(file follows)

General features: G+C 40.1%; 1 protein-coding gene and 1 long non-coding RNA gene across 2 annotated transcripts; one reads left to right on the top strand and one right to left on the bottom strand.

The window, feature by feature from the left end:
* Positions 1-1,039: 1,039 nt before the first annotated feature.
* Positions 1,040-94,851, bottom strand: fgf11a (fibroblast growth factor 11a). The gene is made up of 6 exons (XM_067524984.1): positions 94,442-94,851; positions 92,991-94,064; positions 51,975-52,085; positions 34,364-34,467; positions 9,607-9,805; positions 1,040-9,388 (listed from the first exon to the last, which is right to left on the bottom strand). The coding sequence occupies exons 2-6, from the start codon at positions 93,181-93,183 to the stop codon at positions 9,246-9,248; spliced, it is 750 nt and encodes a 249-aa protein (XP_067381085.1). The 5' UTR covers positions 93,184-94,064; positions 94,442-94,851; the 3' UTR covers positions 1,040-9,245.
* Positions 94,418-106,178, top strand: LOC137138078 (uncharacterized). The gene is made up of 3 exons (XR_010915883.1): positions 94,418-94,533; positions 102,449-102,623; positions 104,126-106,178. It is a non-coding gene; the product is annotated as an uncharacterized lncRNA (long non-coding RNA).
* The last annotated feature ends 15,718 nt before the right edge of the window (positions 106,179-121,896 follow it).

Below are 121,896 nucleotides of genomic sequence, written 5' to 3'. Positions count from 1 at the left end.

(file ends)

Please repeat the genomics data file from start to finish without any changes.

General features: G+C 40.1%; 1 protein-coding gene and 1 long non-coding RNA gene across 2 annotated transcripts; one reads left to right on the top strand and one right to left on the bottom strand.

The window, feature by feature from the left end:
* Positions 1-1,039: 1,039 nt before the first annotated feature.
* Positions 1,040-94,851, bottom strand: fgf11a (fibroblast growth factor 11a). The gene is made up of 6 exons (XM_067524984.1): positions 94,442-94,851; positions 92,991-94,064; positions 51,975-52,085; positions 34,364-34,467; positions 9,607-9,805; positions 1,040-9,388 (listed from the first exon to the last, which is right to left on the bottom strand). The coding sequence occupies exons 2-6, from the start codon at positions 93,181-93,183 to the stop codon at positions 9,246-9,248; spliced, it is 750 nt and encodes a 249-aa protein (XP_067381085.1). The 5' UTR covers positions 93,184-94,064; positions 94,442-94,851; the 3' UTR covers positions 1,040-9,245.
* Positions 94,418-106,178, top strand: LOC137138078 (uncharacterized). The gene is made up of 3 exons (XR_010915883.1): positions 94,418-94,533; positions 102,449-102,623; positions 104,126-106,178. It is a non-coding gene; the product is annotated as an uncharacterized lncRNA (long non-coding RNA).
* The last annotated feature ends 15,718 nt before the right edge of the window (positions 106,179-121,896 follow it).

Below are 121,896 nucleotides of genomic sequence, written 5' to 3'. Positions count from 1 at the left end.